vpngroup group2 password MYPASSWORD
vpngroup group2 address-pool group2
vpngroup group2 dns 192.168.1.5
vpngroup group2 wins 192.168.1.5

vpngroup group3 password MYPASSWORD
vpngroup group3 address-pool group3
vpngroup group3 dns 192.168.1.5
vpngroup group3 wins 192.168.1.5

wr mem


8. Limit AnyConnect User to Assigned Resources
8.1 All all VPN traffic bypassing interface ACL.
The default setting of the ASA is that it allows all traffic coming from a VPN Connection to bypass the interface ACL of the interface to which the VPN Clients connect. In this case your "outside" interface. The default configuration command is

sysopt connection permit-vpn

If you were to change it to

no sysopt connection permit-vpn

Then you would have to allow ALL VPN related traffic in the interface ACL of "outside".

8.2 Building Interface VPN ACL
After this we could start building the interface ACL which you could use to control the traffic from the VPN Clients.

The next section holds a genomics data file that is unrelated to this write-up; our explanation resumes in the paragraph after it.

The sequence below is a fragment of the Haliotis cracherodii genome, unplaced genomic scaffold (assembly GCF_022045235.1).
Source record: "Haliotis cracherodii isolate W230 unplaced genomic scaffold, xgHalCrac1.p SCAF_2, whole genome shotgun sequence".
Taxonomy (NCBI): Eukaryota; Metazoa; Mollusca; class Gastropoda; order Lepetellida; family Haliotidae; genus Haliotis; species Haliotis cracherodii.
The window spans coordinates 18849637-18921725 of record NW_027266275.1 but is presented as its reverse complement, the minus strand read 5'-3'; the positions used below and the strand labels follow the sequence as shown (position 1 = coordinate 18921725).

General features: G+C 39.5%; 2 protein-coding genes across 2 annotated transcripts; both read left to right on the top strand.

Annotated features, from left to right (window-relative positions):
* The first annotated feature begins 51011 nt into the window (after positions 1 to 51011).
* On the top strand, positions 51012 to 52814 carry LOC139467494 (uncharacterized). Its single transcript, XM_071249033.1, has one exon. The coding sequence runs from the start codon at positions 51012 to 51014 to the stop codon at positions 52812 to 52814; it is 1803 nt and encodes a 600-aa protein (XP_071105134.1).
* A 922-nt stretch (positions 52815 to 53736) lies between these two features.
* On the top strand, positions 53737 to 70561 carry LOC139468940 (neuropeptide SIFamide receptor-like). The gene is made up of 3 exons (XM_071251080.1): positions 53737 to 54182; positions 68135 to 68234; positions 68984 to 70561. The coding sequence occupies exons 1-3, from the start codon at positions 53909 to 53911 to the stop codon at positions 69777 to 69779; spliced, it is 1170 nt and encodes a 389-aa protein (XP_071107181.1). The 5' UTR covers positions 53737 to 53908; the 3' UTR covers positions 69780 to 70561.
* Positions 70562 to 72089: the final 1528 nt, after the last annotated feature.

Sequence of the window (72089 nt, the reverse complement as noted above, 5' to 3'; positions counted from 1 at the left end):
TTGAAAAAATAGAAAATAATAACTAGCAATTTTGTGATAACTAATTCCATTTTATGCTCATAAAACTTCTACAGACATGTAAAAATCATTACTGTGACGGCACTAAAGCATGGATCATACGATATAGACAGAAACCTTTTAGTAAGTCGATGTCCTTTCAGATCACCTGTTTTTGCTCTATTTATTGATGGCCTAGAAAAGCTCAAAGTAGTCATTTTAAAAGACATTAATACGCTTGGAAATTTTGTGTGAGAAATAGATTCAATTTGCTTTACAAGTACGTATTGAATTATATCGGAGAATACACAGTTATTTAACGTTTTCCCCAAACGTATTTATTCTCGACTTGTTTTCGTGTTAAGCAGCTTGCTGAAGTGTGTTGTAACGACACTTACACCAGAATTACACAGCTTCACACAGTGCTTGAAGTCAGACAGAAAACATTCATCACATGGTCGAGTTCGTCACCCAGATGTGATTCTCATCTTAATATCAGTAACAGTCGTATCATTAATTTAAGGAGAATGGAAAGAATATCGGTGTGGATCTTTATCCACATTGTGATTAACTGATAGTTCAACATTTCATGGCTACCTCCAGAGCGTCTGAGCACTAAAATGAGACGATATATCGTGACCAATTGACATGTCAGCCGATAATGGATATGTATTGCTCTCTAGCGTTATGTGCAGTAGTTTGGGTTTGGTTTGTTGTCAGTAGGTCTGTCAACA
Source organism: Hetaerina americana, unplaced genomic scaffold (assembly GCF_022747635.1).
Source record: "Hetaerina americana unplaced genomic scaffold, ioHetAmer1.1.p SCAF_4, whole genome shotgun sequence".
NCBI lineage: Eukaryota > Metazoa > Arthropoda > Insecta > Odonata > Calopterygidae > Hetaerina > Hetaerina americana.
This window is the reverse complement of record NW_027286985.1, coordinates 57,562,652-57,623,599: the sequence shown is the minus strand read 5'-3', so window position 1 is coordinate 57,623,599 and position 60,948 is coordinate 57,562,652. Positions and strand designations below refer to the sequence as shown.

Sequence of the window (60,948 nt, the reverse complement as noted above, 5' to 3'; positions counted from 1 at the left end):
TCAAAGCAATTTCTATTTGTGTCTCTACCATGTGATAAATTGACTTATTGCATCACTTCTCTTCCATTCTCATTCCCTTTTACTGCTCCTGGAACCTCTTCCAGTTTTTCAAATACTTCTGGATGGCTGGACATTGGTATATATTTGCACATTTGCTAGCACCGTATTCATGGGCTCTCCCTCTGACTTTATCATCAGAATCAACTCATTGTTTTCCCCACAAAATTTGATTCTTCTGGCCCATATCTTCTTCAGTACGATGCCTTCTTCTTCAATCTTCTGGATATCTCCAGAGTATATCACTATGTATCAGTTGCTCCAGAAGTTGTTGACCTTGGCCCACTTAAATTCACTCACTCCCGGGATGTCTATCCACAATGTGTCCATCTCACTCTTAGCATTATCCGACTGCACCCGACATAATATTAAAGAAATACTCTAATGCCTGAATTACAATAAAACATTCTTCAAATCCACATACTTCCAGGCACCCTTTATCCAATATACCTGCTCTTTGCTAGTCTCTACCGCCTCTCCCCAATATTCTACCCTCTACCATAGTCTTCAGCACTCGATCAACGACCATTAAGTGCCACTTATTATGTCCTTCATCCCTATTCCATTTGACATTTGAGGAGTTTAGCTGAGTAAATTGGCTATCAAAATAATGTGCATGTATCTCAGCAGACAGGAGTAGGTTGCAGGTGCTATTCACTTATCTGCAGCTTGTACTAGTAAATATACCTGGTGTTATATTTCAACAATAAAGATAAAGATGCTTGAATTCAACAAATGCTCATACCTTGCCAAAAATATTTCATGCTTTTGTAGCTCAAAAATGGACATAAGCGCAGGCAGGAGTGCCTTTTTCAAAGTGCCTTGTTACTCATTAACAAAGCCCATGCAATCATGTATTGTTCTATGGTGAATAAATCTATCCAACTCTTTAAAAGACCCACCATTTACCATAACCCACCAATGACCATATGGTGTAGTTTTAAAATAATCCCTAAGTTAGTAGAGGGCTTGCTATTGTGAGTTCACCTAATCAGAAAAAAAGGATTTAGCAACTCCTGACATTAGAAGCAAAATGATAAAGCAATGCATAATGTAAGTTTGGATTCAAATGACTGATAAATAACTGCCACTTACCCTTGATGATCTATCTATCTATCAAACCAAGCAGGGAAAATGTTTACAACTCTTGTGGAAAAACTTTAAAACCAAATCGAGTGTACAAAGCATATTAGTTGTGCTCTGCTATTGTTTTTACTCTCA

Lets presume that you can allocate the user an IP address based on the login information. Lets also presume that the following are the starting information

Users:
User A: 192.168.2.1
User B: 192.168.2.2
User C: 192.168.2.3

Servers:
Server A: x.x.x.1
Server B: x.x.x.2
Server C: x.x.x.3
Lets now presume that you wanted to allow connections from User A to Server A and from User B to Server B and so on. Then you could configure the following ACL

access-list OUTSIDE-IN remark Rules for VPN users
access-list OUTSIDE-IN remark User A
access-list OUTSIDE-IN permit ip host 192.168.2.1 host x.x.x.1
access-list OUTSIDE-IN remark User B
access-list OUTSIDE-IN permit ip host 192.168.2.2 host x.x.x.2
access-list OUTSIDE-IN remark User C
access-list OUTSIDE-IN permit ip host 192.168.2.3 host x.x.x.3
access-group OUTSIDE-IN in interface outside

The above configurations would allow all TCP/UDP traffic from the User A to Server A and so on. They wont not be able to access other servers other what is specified in the ACL.

Naturally the other option is to use the VPN Filter ACL as it should work too to my understanding but the above is one option.




Notes: Other ASA troubleshooting Commands
Please refer to this post.